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New Team Figure Skating Already Has Its Share Of Controversy

Controversy is nothing new to figure skating, so perhaps it's not surprising that team figure skating, new to this Olympics, has already come in for some unwanted attention. The Russian and U.S. figure skating teams are strongly denying reports that they are in collusion.

L'Equipe, the French sports website, is quoting an unnamed Russian coach as claiming that the American and Russian teams will help each win gold medals. The allegation goes like this: the Russian judges will help U.S. team captain Charlie White and his partner, Meryl Davis, win ice dance in exchange for the U.S. clearing the way for the Russians to win pairs and team dance.

At a news conference, U.S. pairs skater Simon Shnapir defended the team: "We're not aware of this. And our focus is just on our skating and our work and our performance and that's it," he said.

U.S. figure skating spokesperson Barbara Reichert also denied the allegations. "I'll use the word laughable," she said.

"You saw them last night and they were excellent," Reichert said, "They're always excellent."

Interestingly, team figure skating is so far the best chance for Russia to win gold after Julia Lipnitskaya blew away the competition in her short program.

The allegations come at a time when figure skating, an already popular sport, is getting even more time during this Olympic Games.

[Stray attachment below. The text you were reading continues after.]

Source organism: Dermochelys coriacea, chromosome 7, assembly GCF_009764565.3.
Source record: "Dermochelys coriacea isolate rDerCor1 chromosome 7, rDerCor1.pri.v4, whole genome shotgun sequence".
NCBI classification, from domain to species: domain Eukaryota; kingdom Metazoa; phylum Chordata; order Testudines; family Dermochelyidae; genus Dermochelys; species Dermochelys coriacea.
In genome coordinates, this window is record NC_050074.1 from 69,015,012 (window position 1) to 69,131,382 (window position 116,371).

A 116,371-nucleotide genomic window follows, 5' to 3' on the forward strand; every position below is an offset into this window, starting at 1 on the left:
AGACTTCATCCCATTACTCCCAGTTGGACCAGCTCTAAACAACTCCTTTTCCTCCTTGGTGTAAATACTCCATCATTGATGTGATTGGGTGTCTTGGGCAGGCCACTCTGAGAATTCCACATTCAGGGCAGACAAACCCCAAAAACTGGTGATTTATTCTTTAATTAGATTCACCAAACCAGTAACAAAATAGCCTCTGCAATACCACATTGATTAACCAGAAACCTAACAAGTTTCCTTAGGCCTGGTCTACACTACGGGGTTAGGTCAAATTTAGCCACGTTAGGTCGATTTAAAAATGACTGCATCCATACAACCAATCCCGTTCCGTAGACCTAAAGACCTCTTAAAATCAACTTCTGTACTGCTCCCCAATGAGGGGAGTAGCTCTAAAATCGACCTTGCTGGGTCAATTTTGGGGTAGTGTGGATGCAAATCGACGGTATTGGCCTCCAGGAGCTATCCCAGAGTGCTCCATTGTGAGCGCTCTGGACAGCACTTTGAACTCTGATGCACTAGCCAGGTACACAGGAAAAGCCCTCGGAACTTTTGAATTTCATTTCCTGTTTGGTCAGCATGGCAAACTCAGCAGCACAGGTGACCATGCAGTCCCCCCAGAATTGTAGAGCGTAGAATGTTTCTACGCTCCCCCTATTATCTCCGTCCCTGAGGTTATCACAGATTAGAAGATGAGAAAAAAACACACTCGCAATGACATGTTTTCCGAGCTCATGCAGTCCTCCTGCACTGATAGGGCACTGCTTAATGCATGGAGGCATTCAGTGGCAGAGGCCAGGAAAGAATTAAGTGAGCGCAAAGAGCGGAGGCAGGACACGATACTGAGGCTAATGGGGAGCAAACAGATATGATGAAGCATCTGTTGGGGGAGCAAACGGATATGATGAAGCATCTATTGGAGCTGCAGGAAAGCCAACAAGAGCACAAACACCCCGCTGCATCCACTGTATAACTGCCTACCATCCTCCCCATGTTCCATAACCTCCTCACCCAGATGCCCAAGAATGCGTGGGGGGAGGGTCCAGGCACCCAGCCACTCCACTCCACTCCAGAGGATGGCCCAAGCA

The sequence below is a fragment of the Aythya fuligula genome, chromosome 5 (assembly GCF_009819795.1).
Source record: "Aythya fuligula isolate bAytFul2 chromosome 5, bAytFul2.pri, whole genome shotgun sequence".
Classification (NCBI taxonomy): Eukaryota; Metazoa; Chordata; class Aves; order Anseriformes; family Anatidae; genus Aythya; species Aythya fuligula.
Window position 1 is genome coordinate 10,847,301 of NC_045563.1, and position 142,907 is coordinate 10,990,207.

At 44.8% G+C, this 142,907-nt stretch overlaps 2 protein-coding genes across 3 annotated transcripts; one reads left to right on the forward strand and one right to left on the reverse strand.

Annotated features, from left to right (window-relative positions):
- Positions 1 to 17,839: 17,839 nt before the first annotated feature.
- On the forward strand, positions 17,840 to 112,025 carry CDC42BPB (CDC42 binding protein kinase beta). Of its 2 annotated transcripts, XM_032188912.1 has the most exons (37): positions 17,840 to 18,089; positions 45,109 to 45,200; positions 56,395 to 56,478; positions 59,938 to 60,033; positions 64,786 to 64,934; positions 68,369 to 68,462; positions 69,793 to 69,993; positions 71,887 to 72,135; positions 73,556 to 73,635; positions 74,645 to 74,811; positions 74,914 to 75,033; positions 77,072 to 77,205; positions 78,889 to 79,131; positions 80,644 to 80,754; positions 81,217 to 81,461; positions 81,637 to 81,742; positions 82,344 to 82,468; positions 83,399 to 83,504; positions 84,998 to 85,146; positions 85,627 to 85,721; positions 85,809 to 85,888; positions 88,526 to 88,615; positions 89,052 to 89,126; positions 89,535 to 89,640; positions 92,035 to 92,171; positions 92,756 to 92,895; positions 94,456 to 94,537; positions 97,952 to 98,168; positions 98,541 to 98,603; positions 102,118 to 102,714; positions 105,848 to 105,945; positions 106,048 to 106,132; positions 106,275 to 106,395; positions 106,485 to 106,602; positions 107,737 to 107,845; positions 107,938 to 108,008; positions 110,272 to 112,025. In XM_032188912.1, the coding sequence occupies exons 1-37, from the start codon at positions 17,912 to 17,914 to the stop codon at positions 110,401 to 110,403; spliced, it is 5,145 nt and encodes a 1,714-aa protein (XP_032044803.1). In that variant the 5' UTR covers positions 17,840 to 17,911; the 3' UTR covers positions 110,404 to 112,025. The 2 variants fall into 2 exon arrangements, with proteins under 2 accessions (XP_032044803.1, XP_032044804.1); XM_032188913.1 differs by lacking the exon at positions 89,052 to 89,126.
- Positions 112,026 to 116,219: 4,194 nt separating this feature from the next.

Team figure skating allows for more televised ice time, with some skaters doing double duty for both the team competition and the individual competition.

Even so, the U.S. is not as strong this year after a marquee name has been kept on the sidelines: 2010 gold medalist Evan Lysacek has been forced to sit out this Olympics due to a hip injury. That leaves the figure skating field open. The favorite is Canadian Patrick Chan.

"I always think that a scary competitor is a consistent competitor," says Lysacek, who believes Chan, 23, is just that. Lysacek, who's 28, points to Chan's experience with injuries, coaching changes, and in a previous Olympics. "The most consistent ones are the ones who made me not sleep at night," Lysacek says.

On the women's side, there's controversy, as Ashley Wagner prepares to skate in the individual. Her ascendancy to the Olympics was controversial after she faltered in the U.S. Nationals.

But criticism of Wagner may have subsided a bit after her strong showing in the team short program on the first day at Sochi. And about the stress and the criticism, the 22-year-old says with a laugh, "You just try not to think about it."

Copyright 2014 NPR. To see more, visit www.npr.org.

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